Zombie Picnic’s debut album ‘A Suburb of Earth’ is nothing if not sonically ambitious. Hybriding influences as diverse as Pink Floyd and Black Sabbath, the Limerick four-piece have created a complex musical package. Comprising four instrumental tracks with a total length of about thirty-six minutes, this record challenges the listener to engage fully, and perhaps refrain from carrying out life’s menial tasks with half an attentive ear to the music. In other words, clean the kitchen later!
Are you paying attention? Good. The B141 Frequency begins our odyssey into the ether. A few minutes into the track it becomes clear that there will be a significant variety of themes and motifs developed, rather than using any one template or standard formula. This style is evident throughout the whole record, often modulating between different sounds, tempos and dynamics.
The musicianship of the opening track is solid, and there is some truly inspired guitar work. The same must be said of the rhythm section. However it does sometimes feel like the rest of the record allows itself some filler, perhaps designed to maintain a degree of seamlessness from track to track. There are some sections that are a bit too familiar and repetitive with songs often blurring together between these sections with no real discernible demarcation point.
While this contributes to the overall consistency of the record, the division of each of the four tracks appears to be largely arbitrary, with cuts sometimes feeling more appropriate in the middle of songs rather than at the end of them. It seems that the price to be paid for consistency is repetition.
The Adamite Bomb, as one of the two shorter songs on the record, is still perhaps a couple of minutes too long. The lengthy opening with its monotonous bassline (maybe the only time this description can fairly be used) and voiceover reminiscent of something off ‘Dark Side of the Moon’ could have ended sooner to allow the classic metal-infused riff to come to the fore and shake things up. The opening segment of this track, at over five minutes long, just lacks the dynamic weight that can be found elsewhere on the record. However, the finale is Zombie Picnic at its most powerful both dynamically and musically.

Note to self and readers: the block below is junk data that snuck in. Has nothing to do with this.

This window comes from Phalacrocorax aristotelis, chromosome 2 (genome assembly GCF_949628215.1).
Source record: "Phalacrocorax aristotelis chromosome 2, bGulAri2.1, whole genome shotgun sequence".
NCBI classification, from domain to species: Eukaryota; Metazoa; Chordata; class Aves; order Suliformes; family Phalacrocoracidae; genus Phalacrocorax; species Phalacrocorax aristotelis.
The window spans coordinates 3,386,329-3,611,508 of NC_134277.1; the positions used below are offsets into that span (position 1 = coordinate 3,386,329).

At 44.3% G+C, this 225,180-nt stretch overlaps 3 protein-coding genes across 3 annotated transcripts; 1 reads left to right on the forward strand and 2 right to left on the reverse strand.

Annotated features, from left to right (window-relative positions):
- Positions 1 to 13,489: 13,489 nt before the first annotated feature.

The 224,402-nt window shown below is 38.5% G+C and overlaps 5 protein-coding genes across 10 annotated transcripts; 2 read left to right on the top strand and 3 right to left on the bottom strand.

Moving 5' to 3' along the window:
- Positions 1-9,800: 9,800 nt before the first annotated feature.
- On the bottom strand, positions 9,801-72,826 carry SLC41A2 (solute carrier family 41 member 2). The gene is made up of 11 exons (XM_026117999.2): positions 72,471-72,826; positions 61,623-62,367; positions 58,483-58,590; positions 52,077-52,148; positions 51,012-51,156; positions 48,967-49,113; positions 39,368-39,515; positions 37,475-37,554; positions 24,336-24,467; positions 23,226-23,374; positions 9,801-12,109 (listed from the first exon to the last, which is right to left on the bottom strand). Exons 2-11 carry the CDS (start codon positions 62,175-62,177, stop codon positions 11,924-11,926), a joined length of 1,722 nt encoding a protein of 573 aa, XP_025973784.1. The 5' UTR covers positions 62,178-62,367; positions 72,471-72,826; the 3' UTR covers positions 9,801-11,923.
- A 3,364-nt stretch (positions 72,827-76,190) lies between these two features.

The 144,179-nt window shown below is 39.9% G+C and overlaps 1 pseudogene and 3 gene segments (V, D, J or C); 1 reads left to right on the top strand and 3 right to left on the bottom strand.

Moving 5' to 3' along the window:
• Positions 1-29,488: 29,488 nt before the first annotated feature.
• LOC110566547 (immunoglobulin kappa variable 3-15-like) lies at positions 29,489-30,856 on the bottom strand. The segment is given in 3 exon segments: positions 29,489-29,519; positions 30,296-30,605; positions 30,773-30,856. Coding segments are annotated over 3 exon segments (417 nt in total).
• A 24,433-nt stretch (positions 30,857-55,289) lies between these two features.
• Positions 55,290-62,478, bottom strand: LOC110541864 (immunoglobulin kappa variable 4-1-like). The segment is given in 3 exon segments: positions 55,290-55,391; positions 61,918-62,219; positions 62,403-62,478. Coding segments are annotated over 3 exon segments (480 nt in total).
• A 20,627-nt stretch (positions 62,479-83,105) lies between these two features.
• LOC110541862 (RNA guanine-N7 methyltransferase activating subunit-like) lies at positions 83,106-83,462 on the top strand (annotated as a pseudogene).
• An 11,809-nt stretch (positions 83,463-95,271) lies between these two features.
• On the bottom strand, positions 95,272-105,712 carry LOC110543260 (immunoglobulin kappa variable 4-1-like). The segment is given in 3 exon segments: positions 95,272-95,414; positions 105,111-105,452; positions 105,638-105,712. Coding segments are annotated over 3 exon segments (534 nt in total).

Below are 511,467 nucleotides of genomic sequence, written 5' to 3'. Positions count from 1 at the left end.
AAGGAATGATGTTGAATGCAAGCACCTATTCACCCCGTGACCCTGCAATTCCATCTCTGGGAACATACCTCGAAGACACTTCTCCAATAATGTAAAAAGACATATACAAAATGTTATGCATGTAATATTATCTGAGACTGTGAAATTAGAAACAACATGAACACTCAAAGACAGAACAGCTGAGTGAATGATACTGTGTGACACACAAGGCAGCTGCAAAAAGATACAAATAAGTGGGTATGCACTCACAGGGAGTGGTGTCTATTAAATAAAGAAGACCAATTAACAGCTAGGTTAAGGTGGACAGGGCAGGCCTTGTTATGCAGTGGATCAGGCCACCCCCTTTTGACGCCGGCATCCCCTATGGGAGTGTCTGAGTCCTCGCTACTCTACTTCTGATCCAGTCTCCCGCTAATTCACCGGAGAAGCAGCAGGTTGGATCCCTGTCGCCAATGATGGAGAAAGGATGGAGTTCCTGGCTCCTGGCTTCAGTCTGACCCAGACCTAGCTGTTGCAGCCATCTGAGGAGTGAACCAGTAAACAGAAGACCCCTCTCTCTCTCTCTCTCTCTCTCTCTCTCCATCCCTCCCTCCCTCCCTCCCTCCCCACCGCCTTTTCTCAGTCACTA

The Cylindrical Sea opens with some slick guitar work, some killer riffs and an ethereal atmospheric quality. The track moves into more ominous territory later before returning to something more laid back. Try to imagine sonic mood swings. But the good kind.
The finale, The Rama Committee, gently moves up the gears until suddenly breaking into another gritty riff. As the song develops, this riff grows more frantic. It is a truly menacing song that quickly moves from grunge-infused rock to something a little more laid back. Zombie Picnic are at their best when exploring these dynamic boundaries.
With careful, attentive listening, this record can be appreciated for its complexity and nuance. The craftsmanship is generally admirable and the musicians are top notch. However, such a degree of scrutiny illuminates smaller issues that are not necessarily detrimental to the quality of the record as a whole, but can occasionally have implications for the individual tracks.